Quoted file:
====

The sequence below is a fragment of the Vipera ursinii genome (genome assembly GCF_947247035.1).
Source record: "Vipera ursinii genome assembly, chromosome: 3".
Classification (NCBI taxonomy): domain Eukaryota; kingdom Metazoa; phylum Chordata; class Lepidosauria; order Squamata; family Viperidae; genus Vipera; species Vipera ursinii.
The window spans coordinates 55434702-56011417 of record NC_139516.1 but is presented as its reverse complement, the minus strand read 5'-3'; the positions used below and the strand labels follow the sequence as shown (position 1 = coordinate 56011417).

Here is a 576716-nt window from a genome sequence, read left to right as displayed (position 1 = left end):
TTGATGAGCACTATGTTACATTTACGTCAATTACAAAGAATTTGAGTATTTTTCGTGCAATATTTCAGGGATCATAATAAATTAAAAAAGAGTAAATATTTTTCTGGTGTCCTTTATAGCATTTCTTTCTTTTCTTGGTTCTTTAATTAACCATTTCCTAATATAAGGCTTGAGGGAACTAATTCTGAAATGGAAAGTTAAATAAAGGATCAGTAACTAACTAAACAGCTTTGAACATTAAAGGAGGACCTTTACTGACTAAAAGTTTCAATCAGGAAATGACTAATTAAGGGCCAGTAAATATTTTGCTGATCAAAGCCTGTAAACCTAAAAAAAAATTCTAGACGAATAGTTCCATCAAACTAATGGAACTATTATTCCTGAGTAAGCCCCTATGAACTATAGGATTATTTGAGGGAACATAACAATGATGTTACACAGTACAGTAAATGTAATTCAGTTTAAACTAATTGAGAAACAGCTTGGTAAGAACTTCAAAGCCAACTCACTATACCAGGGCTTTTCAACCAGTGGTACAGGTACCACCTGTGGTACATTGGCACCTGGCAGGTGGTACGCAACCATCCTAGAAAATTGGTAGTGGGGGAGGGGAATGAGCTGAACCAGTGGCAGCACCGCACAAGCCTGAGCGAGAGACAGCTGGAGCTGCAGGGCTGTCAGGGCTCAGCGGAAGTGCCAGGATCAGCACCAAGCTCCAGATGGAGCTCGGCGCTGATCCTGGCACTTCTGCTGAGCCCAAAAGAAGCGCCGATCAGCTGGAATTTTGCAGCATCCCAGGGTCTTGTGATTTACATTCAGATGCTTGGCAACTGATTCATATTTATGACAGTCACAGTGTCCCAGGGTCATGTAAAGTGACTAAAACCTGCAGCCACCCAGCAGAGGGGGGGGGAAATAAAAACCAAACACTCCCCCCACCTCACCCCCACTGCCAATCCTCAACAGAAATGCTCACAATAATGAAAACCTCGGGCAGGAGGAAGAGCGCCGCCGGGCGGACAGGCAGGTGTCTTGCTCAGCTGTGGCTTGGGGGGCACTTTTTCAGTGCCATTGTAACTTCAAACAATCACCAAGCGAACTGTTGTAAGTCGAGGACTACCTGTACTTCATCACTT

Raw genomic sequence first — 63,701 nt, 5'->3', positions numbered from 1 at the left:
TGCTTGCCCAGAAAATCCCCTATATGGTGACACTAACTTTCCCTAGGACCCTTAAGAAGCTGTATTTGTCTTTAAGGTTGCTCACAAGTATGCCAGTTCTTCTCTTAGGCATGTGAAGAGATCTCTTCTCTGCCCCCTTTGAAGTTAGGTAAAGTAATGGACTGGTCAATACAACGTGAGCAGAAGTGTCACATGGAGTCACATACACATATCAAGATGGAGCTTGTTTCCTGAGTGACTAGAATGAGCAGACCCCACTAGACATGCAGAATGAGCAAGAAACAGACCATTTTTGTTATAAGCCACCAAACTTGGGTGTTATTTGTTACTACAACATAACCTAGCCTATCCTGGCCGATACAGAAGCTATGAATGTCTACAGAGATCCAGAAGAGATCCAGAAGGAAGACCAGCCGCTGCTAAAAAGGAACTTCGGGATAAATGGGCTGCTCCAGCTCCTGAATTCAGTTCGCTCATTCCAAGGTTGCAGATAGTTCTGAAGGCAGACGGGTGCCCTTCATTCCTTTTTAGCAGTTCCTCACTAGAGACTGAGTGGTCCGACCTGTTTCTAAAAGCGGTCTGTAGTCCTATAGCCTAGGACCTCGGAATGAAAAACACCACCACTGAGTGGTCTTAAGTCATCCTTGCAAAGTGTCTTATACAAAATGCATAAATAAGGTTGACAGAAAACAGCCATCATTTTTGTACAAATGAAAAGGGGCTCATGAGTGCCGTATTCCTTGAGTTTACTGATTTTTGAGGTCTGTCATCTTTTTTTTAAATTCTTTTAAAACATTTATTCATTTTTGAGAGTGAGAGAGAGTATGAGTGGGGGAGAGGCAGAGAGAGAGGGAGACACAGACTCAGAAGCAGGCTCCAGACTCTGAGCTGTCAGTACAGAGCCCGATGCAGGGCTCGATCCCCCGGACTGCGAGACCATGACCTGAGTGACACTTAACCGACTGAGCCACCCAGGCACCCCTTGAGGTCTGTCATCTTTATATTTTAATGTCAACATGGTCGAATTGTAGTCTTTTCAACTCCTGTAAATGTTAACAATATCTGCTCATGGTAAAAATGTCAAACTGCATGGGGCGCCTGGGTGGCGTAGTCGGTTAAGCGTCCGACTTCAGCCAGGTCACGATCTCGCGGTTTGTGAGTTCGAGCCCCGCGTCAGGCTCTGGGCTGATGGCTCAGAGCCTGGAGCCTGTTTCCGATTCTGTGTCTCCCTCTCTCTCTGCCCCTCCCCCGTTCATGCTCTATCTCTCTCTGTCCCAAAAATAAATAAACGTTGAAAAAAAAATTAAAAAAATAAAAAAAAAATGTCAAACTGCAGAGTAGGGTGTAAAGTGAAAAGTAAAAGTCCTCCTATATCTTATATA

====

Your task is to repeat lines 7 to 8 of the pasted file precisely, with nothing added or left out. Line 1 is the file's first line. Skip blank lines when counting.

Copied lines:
Raw genomic sequence first — 63,701 nt, 5'->3', positions numbered from 1 at the left:
TGCTTGCCCAGAAAATCCCCTATATGGTGACACTAACTTTCCCTAGGACCCTTAAGAAGCTGTATTTGTCTTTAAGGTTGCTCACAAGTATGCCAGTTCTTCTCTTAGGCATGTGAAGAGATCTCTTCTCTGCCCCCTTTGAAGTTAGGTAAAGTAATGGACTGGTCAATACAACGTGAGCAGAAGTGTCACATGGAGTCACATACACATATCAAGATGGAGCTTGTTTCCTGAGTGACTAGAATGAGCAGACCCCACTAGACATGCAGAATGAGCAAGAAACAGACCATTTTTGTTATAAGCCACCAAACTTGGGTGTTATTTGTTACTACAACATAACCTAGCCTATCCTGGCCGATACAGAAGCTATGAATGTCTACAGAGATCCAGAAGAGATCCAGAAGGAAGACCAGCCGCTGCTAAAAAGGAACTTCGGGATAAATGGGCTGCTCCAGCTCCTGAATTCAGTTCGCTCATTCCAAGGTTGCAGATAGTTCTGAAGGCAGACGGGTGCCCTTCATTCCTTTTTAGCAGTTCCTCACTAGAGACTGAGTGGTCCGACCTGTTTCTAAAAGCGGTCTGTAGTCCTATAGCCTAGGACCTCGGAATGAAAAACACCACCACTGAGTGGTCTTAAGTCATCCTTGCAAAGTGTCTTATACAAAATGCATAAATAAGGTTGACAGAAAACAGCCATCATTTTTGTACAAATGAAAAGGGGCTCATGAGTGCCGTATTCCTTGAGTTTACTGATTTTTGAGGTCTGTCATCTTTTTTTTAAATTCTTTTAAAACATTTATTCATTTTTGAGAGTGAGAGAGAGTATGAGTGGGGGAGAGGCAGAGAGAGAGGGAGACACAGACTCAGAAGCAGGCTCCAGACTCTGAGCTGTCAGTACAGAGCCCGATGCAGGGCTCGATCCCCCGGACTGCGAGACCATGACCTGAGTGACACTTAACCGACTGAGCCACCCAGGCACCCCTTGAGGTCTGTCATCTTTATATTTTAATGTCAACATGGTCGAATTGTAGTCTTTTCAACTCCTGTAAATGTTAACAATATCTGCTCATGGTAAAAATGTCAAACTGCATGGGGCGCCTGGGTGGCGTAGTCGGTTAAGCGTCCGACTTCAGCCAGGTCACGATCTCGCGGTTTGTGAGTTCGAGCCCCGCGTCAGGCTCTGGGCTGATGGCTCAGAGCCTGGAGCCTGTTTCCGATTCTGTGTCTCCCTCTCTCTCTGCCCCTCCCCCGTTCATGCTCTATCTCTCTCTGTCCCAAAAATAAATAAACGTTGAAAAAAAAATTAAAAAAATAAAAAAAAAATGTCAAACTGCAGAGTAGGGTGTAAAGTGAAAAGTAAAAGTCCTCCTATATCTTATATA